5) Buen provecho (or “Enjoy your meal”) in which you learn about a typical meal out in a Colombian restaurant.
In addition to the videos, each unit also has listening, speaking, reading, writing, and pronunciation activities.
June 3rd, 2013
One lucky undergraduate student is heading home for the summer with a new Kindle Fire HD, courtesy of the Main Library in the Anderson Academic Commons! As part of our quarter-long grand opening celebration, the Library held a raffle for the Kindle Fire early Monday morning. Students entered the raffle Sunday and into the wee hours on Monday. Sunday night is one of the busiest for students studying in the library, especially during finals.
Did you know that Kindles and other ereaders can be used to read books and articles from the library? Check out our Research Guide on ebooks to learn more, or stop by the Research Center for help finding electronic books that interest you.
May 28th, 2013
The new Anderson Academic Commons has already become a popular place for faculty to meet with their students, be it at the Front Porch Café for office hours, at an academic event in the Special Events Room, or in The Loft classroom during a library instruction session.
Some faculty are also utilizing group study rooms as meeting places for special class sessions during the quarter that focus on library research. Group study rooms can accommodate smaller groups, with the largest room (AAC 112) holding 16.
Other faculty are embracing the opportunity to bring classes to the library to work with our rare and one-of-a-kind collections. In the Schayer Seminar Room, adjacent to the Special Collections and Archives reading room on the Lower Level of the Academic Commons, students can work hands-on with manuscripts, rare books, photographs and more. The Gottesfeld Room, on the Upper Level, features a display of Artists’ Books – handmade books that are themselves works of art. The room is outfitted with a large table and chairs and priority use of this room is for students or scholars working with the Artist Book Collection.
So how do faculty reserve these spaces?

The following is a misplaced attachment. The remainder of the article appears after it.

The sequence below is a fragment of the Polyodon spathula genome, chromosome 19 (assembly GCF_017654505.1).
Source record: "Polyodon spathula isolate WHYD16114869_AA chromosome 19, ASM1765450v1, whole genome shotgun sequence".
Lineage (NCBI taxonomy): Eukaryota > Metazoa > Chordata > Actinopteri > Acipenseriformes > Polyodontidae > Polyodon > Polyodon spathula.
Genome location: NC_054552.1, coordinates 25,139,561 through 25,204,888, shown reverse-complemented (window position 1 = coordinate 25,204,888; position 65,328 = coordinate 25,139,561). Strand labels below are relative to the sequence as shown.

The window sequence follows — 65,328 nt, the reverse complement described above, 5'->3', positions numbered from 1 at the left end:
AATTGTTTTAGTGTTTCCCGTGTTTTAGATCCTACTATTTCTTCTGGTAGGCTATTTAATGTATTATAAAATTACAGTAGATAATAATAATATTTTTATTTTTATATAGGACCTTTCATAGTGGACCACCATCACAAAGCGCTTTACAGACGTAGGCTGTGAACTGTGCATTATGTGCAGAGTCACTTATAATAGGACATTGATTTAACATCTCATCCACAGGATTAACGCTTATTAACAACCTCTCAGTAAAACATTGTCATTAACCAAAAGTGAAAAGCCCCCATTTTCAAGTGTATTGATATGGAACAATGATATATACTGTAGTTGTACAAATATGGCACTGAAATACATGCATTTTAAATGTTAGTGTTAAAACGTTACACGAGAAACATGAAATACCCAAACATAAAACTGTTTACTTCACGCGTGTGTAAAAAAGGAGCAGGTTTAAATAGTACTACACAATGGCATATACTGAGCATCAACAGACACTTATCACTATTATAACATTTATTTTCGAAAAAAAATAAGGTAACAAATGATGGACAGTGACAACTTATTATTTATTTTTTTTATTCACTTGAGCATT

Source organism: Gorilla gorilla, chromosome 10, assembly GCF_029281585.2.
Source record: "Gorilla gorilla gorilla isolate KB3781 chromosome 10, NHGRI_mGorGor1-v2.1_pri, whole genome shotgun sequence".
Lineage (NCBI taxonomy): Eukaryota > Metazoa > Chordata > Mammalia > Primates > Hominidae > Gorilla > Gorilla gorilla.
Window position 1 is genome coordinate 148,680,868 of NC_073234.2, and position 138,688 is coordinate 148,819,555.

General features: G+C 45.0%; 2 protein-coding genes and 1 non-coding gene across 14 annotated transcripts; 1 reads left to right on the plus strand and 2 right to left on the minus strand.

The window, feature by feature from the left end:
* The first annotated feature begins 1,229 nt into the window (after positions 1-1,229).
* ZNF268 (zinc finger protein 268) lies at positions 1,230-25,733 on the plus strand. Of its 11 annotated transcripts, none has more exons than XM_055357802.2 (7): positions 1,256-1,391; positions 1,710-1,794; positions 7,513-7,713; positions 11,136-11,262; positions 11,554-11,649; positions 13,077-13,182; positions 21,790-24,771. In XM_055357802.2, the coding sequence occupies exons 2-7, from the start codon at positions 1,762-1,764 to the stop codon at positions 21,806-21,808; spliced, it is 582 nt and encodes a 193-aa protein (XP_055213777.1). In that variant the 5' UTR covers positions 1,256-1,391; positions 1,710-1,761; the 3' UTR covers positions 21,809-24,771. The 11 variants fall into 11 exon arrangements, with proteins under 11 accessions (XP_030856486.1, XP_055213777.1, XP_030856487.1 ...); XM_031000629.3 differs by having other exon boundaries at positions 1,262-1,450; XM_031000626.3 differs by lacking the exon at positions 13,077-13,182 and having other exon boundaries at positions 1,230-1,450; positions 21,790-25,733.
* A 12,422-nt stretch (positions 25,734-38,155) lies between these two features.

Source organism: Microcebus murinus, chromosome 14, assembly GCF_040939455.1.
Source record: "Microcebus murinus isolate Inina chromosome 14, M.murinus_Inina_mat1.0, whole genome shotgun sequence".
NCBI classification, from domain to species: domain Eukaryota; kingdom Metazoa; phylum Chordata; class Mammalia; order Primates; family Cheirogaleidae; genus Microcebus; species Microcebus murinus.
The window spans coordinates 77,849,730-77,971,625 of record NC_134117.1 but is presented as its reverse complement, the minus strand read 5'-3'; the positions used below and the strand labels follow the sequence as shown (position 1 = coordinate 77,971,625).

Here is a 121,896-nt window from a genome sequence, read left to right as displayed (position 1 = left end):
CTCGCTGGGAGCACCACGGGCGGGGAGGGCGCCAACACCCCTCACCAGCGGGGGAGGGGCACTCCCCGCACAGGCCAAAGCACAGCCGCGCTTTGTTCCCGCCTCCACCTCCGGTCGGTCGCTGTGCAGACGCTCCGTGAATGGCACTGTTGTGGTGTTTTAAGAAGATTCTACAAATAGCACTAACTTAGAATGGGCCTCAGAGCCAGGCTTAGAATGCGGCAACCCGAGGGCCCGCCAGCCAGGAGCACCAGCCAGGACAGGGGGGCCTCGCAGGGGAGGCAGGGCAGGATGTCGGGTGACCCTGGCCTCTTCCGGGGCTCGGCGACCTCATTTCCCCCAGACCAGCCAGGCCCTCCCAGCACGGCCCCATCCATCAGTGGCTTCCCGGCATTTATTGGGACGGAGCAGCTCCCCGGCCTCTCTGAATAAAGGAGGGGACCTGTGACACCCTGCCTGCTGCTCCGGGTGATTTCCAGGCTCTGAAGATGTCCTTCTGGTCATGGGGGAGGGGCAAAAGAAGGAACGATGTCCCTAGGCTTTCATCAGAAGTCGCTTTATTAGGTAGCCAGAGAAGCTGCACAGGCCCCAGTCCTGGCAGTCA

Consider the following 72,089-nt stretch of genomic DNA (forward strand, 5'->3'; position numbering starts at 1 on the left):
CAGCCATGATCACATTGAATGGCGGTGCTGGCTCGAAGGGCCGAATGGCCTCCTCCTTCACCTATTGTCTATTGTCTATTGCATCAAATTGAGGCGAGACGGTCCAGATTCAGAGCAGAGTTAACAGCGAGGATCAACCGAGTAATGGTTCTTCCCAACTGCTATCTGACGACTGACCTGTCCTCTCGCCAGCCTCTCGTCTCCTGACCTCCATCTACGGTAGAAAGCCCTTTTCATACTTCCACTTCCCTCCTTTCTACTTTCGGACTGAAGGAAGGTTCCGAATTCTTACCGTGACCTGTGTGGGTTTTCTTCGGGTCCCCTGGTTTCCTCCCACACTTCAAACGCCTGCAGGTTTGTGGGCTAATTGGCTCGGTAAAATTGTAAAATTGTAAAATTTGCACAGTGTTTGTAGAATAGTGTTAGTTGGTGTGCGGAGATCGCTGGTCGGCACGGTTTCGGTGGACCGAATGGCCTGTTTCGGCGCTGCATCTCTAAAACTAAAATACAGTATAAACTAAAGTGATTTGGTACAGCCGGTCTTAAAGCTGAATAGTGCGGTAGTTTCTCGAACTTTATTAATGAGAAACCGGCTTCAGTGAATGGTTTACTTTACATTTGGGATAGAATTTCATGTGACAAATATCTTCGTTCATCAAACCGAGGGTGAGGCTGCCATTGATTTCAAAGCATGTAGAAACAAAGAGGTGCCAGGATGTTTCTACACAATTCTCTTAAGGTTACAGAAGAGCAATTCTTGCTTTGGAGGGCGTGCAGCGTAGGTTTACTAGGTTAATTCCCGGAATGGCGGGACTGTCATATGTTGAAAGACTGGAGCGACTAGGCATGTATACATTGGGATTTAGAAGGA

- The Café is a drop-in space, with 75 seats inside and another 50 outside on the patio. The Café serves breakfast, lunch, and dinner.
- The AAC boasts 32 group study rooms which can be booked online or at the door – unlike the other reservable spaces in the library, the reservation request is automatically approved.
- Other teaching spaces in the library can be requested online but require a confirmation:
- The Loft (AAC 340) and the Herold computer lab (AAC 275) are used for librarian-led instruction sessions tailored by librarians to meet the needs of your class and assignment. More information on instruction sessions can be found here or by contacting the librarian liaison for your department. Other academic events are also held in the Loft. Please see the Room Reservations page for details, including links to Policies and Fees for this space.
- The Special Events Room (AAC 290) seats up to 200 lecture style and can also host meal events. Academic events sponsored by units across campus are held in this room. Please see the Room Reservations page for details, including links to Policies and Fees for this space.
- The Schayer Room and Gottesfeld Room can also be requested from the Room Reservations page. Contact Archivist Kate Crowe or University Historian Steve Fisher, if you would like to learn more about the archives and special collections. Kate Crowe is also available to show the Artist Book collections to interested students, faculty and classes.